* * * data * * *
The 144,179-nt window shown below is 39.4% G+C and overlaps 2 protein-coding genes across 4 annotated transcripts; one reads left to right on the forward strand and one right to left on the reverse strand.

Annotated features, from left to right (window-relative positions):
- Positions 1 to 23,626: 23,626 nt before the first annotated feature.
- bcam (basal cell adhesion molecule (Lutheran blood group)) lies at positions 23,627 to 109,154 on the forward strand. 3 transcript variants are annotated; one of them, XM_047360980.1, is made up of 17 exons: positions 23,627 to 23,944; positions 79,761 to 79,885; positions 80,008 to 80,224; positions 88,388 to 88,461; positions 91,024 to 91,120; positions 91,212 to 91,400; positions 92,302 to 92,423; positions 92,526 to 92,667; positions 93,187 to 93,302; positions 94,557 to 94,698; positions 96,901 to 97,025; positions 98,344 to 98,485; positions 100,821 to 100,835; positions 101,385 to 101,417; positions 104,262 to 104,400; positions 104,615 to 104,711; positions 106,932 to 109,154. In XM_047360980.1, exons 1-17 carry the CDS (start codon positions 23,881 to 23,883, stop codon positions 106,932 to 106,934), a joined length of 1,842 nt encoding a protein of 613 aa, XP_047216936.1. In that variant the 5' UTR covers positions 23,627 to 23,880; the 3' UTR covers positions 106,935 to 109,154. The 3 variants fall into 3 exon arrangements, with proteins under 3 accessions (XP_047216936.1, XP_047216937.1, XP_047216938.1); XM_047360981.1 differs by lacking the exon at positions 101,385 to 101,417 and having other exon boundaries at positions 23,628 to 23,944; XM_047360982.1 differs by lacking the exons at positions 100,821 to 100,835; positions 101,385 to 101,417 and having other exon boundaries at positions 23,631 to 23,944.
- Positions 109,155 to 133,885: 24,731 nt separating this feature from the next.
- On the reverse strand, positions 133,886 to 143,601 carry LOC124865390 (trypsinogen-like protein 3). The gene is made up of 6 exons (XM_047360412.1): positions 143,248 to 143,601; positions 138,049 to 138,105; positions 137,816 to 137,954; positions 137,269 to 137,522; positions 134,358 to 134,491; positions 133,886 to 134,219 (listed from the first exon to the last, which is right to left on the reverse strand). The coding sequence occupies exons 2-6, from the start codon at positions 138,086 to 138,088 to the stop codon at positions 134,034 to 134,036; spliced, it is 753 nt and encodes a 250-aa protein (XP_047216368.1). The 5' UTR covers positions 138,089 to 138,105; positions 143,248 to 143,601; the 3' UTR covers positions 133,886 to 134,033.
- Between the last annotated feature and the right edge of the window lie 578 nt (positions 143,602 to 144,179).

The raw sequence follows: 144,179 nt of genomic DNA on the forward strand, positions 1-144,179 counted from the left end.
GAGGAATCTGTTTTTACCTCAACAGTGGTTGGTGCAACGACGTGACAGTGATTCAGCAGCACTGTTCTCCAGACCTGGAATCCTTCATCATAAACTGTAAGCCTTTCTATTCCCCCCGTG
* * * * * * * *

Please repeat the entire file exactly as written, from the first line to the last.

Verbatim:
The 144,179-nt window shown below is 39.4% G+C and overlaps 2 protein-coding genes across 4 annotated transcripts; one reads left to right on the forward strand and one right to left on the reverse strand.

Annotated features, from left to right (window-relative positions):
- Positions 1 to 23,626: 23,626 nt before the first annotated feature.
- bcam (basal cell adhesion molecule (Lutheran blood group)) lies at positions 23,627 to 109,154 on the forward strand. 3 transcript variants are annotated; one of them, XM_047360980.1, is made up of 17 exons: positions 23,627 to 23,944; positions 79,761 to 79,885; positions 80,008 to 80,224; positions 88,388 to 88,461; positions 91,024 to 91,120; positions 91,212 to 91,400; positions 92,302 to 92,423; positions 92,526 to 92,667; positions 93,187 to 93,302; positions 94,557 to 94,698; positions 96,901 to 97,025; positions 98,344 to 98,485; positions 100,821 to 100,835; positions 101,385 to 101,417; positions 104,262 to 104,400; positions 104,615 to 104,711; positions 106,932 to 109,154. In XM_047360980.1, exons 1-17 carry the CDS (start codon positions 23,881 to 23,883, stop codon positions 106,932 to 106,934), a joined length of 1,842 nt encoding a protein of 613 aa, XP_047216936.1. In that variant the 5' UTR covers positions 23,627 to 23,880; the 3' UTR covers positions 106,935 to 109,154. The 3 variants fall into 3 exon arrangements, with proteins under 3 accessions (XP_047216936.1, XP_047216937.1, XP_047216938.1); XM_047360981.1 differs by lacking the exon at positions 101,385 to 101,417 and having other exon boundaries at positions 23,628 to 23,944; XM_047360982.1 differs by lacking the exons at positions 100,821 to 100,835; positions 101,385 to 101,417 and having other exon boundaries at positions 23,631 to 23,944.
- Positions 109,155 to 133,885: 24,731 nt separating this feature from the next.
- On the reverse strand, positions 133,886 to 143,601 carry LOC124865390 (trypsinogen-like protein 3). The gene is made up of 6 exons (XM_047360412.1): positions 143,248 to 143,601; positions 138,049 to 138,105; positions 137,816 to 137,954; positions 137,269 to 137,522; positions 134,358 to 134,491; positions 133,886 to 134,219 (listed from the first exon to the last, which is right to left on the reverse strand). The coding sequence occupies exons 2-6, from the start codon at positions 138,086 to 138,088 to the stop codon at positions 134,034 to 134,036; spliced, it is 753 nt and encodes a 250-aa protein (XP_047216368.1). The 5' UTR covers positions 138,089 to 138,105; positions 143,248 to 143,601; the 3' UTR covers positions 133,886 to 134,033.
- Between the last annotated feature and the right edge of the window lie 578 nt (positions 143,602 to 144,179).

The raw sequence follows: 144,179 nt of genomic DNA on the forward strand, positions 1-144,179 counted from the left end.
GAGGAATCTGTTTTTACCTCAACAGTGGTTGGTGCAACGACGTGACAGTGATTCAGCAGCACTGTTCTCCAGACCTGGAATCCTTCATCATAAACTGTAAGCCTTTCTATTCCCCCCGTG